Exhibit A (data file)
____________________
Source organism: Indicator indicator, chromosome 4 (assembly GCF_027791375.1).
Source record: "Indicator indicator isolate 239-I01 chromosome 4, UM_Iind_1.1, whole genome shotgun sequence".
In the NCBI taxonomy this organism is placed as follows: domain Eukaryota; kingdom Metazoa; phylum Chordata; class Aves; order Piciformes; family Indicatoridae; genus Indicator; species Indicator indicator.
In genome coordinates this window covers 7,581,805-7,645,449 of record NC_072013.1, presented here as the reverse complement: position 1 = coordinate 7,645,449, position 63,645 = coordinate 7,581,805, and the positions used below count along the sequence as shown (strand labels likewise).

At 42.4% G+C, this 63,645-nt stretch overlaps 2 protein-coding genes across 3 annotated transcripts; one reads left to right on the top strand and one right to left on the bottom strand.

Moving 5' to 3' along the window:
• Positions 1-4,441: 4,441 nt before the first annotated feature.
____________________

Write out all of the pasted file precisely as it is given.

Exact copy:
Source organism: Indicator indicator, chromosome 4 (assembly GCF_027791375.1).
Source record: "Indicator indicator isolate 239-I01 chromosome 4, UM_Iind_1.1, whole genome shotgun sequence".
In the NCBI taxonomy this organism is placed as follows: domain Eukaryota; kingdom Metazoa; phylum Chordata; class Aves; order Piciformes; family Indicatoridae; genus Indicator; species Indicator indicator.
In genome coordinates this window covers 7,581,805-7,645,449 of record NC_072013.1, presented here as the reverse complement: position 1 = coordinate 7,645,449, position 63,645 = coordinate 7,581,805, and the positions used below count along the sequence as shown (strand labels likewise).

At 42.4% G+C, this 63,645-nt stretch overlaps 2 protein-coding genes across 3 annotated transcripts; one reads left to right on the top strand and one right to left on the bottom strand.

Moving 5' to 3' along the window:
• Positions 1-4,441: 4,441 nt before the first annotated feature.